History in the Making for Women in Transportation

By Holly Decker, Account Executive – COSCO Shipping PNW

March is Women’s history month and on March 8, International Women’s day I found myself at a social event to revel in the many accomplishments of women across the globe. Afterwards my mind wanders to profiling the women in the room – none of whom were in transportation.  They say the top is a lonely place for the female worker, but in transportation it rings especially true. On the tail end of Women’s History month, it seemed appropriate to share some stats on women in our sector so we can begin to write a new history.

The amount of data on women in transportation fields is limited so it’s hard to get a good grasp of what’s going on out there but I can tell you, the majority of times I walk into a room, I don’t see too many folks that resemble my gender identity. In 2007, the Transportation Cooperative Research Program (TCRP) and National Cooperative Highway Research Program (NCHRP) conducted a benchmark scoping report on gender diversity in State DOT’s and transit agencies. What they found was that women, regardless of professional service category, were routinely underutilized. I could note some statistics about race here, but sticking with gender, I’ll note that the only occupation category where all women, regardless of ethnicity were not underutilized was administrative support.

A 2012 study by Women in Transportation (WIT) discovered that while women make up 47% of the US workforce, in the transportation related sector women make up less than 13% of the workforce, and only 17.4% of those women are manager level or higher. One might hypothesize that the transportation gender gap is a tandem trajectory of sector advancement and institutionalized gender roles – there’s fewer women in the business because women didn’t used to work! Maybe we have a lot of office ladies rather than female Execs because education and mentorship has only been male to male by (de)fault of history. I’d say we’re a little late for that argument but regardless, in 2015, a poll conducted by SCM World revealed that amongst global universities offering supply chain courses, women accounted for 37% of students but only 5% of top level supply chain positions are held by women.

Just last year the Peterson Institute for International Economics in partnership with Ernst and Young confirms what we’ve known for some time now, that there is a correlation between women in leadership positions and company profitability. Typically defined “female” traits are highly beneficial to business, particularly, I’d argue, when it comes to working in supply chain where collaborative skills being especially important. The ability to effectively negotiate and work with multiple stakeholders—whether internally or externally, and multitasking against timelines—is key to effective and efficient supply chain management. Most people agree that men and women work in different ways and bring different strengths and perspectives to the table meaning, gender diversity brings better business decisions and solutions to customers. If the industry is not actively hiring, nurturing and promoting women, it’s falling short of its potential.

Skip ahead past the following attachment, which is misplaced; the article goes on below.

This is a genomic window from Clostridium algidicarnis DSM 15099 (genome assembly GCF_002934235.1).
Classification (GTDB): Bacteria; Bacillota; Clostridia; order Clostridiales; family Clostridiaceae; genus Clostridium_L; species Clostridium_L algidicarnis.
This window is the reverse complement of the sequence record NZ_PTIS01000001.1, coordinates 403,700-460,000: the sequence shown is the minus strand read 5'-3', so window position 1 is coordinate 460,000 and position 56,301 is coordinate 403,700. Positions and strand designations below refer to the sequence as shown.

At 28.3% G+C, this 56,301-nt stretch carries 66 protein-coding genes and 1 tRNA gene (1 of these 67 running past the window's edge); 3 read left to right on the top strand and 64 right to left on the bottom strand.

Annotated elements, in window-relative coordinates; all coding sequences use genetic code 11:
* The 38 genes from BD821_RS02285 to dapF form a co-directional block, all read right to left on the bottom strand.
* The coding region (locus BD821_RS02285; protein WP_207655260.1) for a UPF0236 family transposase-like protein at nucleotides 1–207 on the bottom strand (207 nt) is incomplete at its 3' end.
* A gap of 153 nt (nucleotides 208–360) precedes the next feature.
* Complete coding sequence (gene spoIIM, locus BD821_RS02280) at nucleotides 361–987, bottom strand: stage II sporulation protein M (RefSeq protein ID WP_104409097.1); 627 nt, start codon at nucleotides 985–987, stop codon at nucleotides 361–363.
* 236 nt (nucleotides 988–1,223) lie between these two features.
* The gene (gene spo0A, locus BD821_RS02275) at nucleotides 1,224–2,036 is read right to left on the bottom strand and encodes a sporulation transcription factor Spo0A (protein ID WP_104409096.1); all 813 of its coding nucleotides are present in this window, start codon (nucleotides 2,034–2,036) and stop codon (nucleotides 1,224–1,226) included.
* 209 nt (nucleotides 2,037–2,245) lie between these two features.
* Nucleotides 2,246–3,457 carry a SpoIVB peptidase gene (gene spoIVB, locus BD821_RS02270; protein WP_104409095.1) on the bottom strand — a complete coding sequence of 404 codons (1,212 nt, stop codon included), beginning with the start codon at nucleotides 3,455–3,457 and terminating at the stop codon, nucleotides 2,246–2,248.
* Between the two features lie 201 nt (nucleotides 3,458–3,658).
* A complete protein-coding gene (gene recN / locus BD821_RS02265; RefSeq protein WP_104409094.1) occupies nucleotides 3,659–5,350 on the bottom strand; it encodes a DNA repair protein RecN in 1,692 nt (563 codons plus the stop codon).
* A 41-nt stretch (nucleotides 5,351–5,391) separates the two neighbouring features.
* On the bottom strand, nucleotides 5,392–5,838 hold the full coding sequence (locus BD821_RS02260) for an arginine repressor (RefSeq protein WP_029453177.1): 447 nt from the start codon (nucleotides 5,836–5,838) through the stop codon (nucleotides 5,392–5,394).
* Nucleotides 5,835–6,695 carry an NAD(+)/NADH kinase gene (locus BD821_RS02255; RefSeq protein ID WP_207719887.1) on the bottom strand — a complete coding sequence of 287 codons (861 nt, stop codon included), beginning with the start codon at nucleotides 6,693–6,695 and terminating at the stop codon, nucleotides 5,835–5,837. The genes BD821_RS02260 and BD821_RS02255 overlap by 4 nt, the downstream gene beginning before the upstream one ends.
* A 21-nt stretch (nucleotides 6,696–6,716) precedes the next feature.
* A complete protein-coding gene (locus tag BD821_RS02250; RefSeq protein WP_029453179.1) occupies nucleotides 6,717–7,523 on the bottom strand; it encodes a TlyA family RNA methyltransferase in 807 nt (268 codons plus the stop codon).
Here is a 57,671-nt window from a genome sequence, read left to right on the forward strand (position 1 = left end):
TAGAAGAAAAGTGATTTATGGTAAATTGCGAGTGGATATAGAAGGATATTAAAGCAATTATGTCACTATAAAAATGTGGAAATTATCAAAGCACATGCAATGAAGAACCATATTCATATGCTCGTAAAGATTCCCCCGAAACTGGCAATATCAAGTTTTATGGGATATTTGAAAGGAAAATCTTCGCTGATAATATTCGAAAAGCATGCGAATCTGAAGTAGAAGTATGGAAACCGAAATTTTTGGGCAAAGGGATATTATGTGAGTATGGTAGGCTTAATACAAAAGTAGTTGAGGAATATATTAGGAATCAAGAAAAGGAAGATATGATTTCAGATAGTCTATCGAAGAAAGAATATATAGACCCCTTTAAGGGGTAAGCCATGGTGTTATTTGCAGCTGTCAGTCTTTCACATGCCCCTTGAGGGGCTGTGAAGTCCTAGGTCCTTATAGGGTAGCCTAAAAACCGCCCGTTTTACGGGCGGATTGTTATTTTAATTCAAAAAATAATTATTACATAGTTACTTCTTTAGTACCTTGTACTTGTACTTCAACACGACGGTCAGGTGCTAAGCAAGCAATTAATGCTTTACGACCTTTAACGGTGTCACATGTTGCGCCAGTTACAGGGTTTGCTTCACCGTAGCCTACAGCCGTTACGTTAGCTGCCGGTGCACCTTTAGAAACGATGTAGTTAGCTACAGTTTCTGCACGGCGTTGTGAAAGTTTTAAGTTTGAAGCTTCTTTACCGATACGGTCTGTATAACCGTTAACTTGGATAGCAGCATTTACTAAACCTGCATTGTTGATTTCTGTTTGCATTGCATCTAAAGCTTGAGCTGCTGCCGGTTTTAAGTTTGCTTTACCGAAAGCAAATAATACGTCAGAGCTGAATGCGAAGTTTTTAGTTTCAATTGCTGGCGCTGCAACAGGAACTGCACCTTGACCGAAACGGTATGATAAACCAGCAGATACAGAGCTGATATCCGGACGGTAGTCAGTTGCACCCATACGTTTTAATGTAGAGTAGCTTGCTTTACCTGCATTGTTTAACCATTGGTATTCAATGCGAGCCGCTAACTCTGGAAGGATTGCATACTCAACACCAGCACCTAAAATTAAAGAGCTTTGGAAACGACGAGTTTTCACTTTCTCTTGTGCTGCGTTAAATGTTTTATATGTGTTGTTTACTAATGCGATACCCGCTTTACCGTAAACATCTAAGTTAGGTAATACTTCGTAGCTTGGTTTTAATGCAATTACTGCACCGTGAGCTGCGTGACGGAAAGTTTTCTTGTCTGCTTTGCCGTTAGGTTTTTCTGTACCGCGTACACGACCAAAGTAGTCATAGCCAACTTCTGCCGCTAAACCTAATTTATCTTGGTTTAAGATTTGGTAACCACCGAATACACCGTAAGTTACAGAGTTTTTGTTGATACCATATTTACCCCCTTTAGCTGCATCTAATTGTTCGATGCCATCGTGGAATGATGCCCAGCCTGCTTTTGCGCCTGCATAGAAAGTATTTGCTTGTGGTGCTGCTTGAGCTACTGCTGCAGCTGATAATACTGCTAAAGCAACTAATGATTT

So, what do we do about it? How do we rewrite history? It’s more complicated than simply hiring more females. First, we have to recognize the value diversity brings to businesses (see above paragraph on diversity=profitability), prioritize it as a value, and live it. Second, we have to recognize that for women in the workforce, many at one point or another face a critical junction: choosing between family and full-time employment. Women who work in and outside the home have different needs than other employees. HR consultants can play an enormous role in helping companies navigate work/life balance strategies that help to support the values business want to uphold. Third, it’s important that businesses identify talent and retention strategies to get over diversity hurdles.  Beth Ford, Group Executive VP and COO at Land O’Lakes, places responsibility of a company to promote more opportunities for women “senior leaders have a critical role to play: they must sponsor high potential women, which means actively working to position them effectively; understanding the challenge presented; and being direct in counseling about the importance of mobility and flexibility on their career trajectory.”

Finally, the responsibility of lessening gender disparity in the transportation sector falls not only to male advocates and businesses, but to the women in this business as well. Ladies, we need to network, convene, collaborate, promote, and support one another to inspire more women to be a part of this dynamic and challenging sector. We need to see more women in transportation for the benefit of our companies, employers, and community.

There are a few organizations in the Puget Sound that convene women in the transportation sector: WTS Puget Sound, WISTA – PNW Chapter, WIT. Do you know of more? Please send me an email at hdecker@cosco-usa.com.